The trade bill is needed to enable ministers to implement existing trade deals which are rolled over after we leave the EU – and to run the UK’s own trade defence policy through establishing a new quango, the Trade Remedies Authority. Both of these have been the exclusive competence of the EU since we joined in 1973, which makes the provisions clearly necessary.
But parliamentarians were concerned that they would have little say over the deals that the UK government negotiated, so moved amendments to assert parliamentary control. This is likely to be an issue again – but the government’s approach to the WAB – where it stripped out provisions for parliamentary oversight suggests that it is likely to insist on a free hand.
That would leave MPs relying on the weak provisions of the 2010 Constitutional Reform and Governance Act to object to any future deals.
The agriculture bill is a vehicle for radical overhaul of the way in which payments are made to farmers after we leave the Common Agricultural Policy – in England at least. It opens the way to link payments to the provision of public goods, rather than to simply holding land.
The bill has been slightly modified since its purist version under Theresa May, under pressure from farmers concerned at the absence of mentions of food production or food security. But in the last parliament MPs saw the bill as a vehicle to insist that the UK should not draw back from high animal welfare or environmental standards in future trade deals.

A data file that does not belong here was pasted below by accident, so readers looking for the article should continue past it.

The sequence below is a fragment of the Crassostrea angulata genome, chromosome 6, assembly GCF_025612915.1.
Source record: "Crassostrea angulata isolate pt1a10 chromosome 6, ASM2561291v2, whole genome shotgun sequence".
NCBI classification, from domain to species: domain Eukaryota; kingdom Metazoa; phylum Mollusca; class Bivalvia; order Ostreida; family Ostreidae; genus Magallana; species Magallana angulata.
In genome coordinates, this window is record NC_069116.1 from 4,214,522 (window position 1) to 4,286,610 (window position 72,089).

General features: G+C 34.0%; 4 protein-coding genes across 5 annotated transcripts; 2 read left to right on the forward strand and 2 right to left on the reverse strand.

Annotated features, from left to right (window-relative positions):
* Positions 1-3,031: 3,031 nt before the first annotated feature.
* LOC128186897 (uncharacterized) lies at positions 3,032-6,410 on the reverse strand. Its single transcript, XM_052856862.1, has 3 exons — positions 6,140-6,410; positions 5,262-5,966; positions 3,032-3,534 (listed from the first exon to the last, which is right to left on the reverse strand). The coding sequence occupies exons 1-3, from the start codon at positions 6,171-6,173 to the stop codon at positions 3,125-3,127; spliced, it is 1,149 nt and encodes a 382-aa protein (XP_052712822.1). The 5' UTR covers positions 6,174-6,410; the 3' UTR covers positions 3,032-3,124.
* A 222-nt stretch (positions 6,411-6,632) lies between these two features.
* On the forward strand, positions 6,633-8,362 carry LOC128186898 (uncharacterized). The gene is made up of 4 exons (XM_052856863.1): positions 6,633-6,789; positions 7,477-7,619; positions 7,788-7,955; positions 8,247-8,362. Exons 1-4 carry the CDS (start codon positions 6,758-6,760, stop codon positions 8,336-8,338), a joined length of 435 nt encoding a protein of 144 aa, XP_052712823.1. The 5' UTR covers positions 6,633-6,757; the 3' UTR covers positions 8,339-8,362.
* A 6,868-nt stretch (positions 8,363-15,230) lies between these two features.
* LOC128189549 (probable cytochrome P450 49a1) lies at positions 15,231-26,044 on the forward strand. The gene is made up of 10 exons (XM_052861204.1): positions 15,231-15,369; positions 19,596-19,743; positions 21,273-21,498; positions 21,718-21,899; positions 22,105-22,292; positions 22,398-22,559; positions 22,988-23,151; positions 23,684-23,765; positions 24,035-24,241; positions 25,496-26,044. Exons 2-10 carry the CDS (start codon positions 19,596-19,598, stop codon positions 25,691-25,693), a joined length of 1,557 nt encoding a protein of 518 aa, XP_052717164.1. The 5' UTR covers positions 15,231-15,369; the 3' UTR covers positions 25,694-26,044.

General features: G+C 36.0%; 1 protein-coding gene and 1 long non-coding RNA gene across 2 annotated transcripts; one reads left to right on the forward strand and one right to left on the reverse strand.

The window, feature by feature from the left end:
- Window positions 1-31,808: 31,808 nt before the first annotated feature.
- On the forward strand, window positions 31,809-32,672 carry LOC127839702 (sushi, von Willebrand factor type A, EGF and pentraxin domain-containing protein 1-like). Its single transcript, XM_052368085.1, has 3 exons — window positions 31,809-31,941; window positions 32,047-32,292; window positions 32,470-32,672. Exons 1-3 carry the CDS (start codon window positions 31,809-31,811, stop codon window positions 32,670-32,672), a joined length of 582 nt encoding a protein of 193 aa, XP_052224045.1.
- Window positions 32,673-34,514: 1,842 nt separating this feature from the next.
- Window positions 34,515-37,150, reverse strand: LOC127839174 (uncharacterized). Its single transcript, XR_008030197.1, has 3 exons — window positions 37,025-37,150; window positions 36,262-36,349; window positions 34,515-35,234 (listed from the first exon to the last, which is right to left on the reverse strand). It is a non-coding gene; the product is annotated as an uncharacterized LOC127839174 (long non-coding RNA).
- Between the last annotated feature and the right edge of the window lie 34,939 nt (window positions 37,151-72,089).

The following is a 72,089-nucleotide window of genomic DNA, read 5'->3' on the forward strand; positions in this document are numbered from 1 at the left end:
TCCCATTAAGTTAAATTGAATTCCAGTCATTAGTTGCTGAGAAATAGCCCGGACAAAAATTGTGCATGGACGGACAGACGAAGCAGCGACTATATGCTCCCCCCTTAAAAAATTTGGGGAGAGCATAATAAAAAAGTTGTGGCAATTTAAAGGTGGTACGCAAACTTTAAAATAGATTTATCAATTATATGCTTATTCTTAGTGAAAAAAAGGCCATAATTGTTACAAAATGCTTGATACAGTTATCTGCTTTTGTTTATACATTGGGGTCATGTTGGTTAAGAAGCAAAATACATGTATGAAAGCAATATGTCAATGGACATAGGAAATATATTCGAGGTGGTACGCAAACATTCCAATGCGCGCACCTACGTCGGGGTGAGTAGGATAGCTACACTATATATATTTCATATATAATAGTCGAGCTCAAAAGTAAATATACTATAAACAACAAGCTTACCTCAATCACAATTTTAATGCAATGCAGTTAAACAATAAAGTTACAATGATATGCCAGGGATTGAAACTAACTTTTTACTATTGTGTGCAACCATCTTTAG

Ministers have said that they will not do deals that reduce standards – but they may be reluctant to tie their own hands in a way that makes a deal with the US harder to secure.
The fisheries bill is designed to give government the powers it needs to “take back control” of UK fishing waters. The powers themselves are not a big deal: what matters is what deal the UK negotiates with the EU. The EU is looking for an early agreement on continued access to UK waters after Brexit for EU fishing fleets, perhaps as a precondition of a wider trade deal.
We don’t yet know how the UK government plans to play this, but parliament may try to influence the negotiations through the bill. Again the government is likely to resist, unless it sees advantage in being able to cite parliamentary pressure in the negotiations.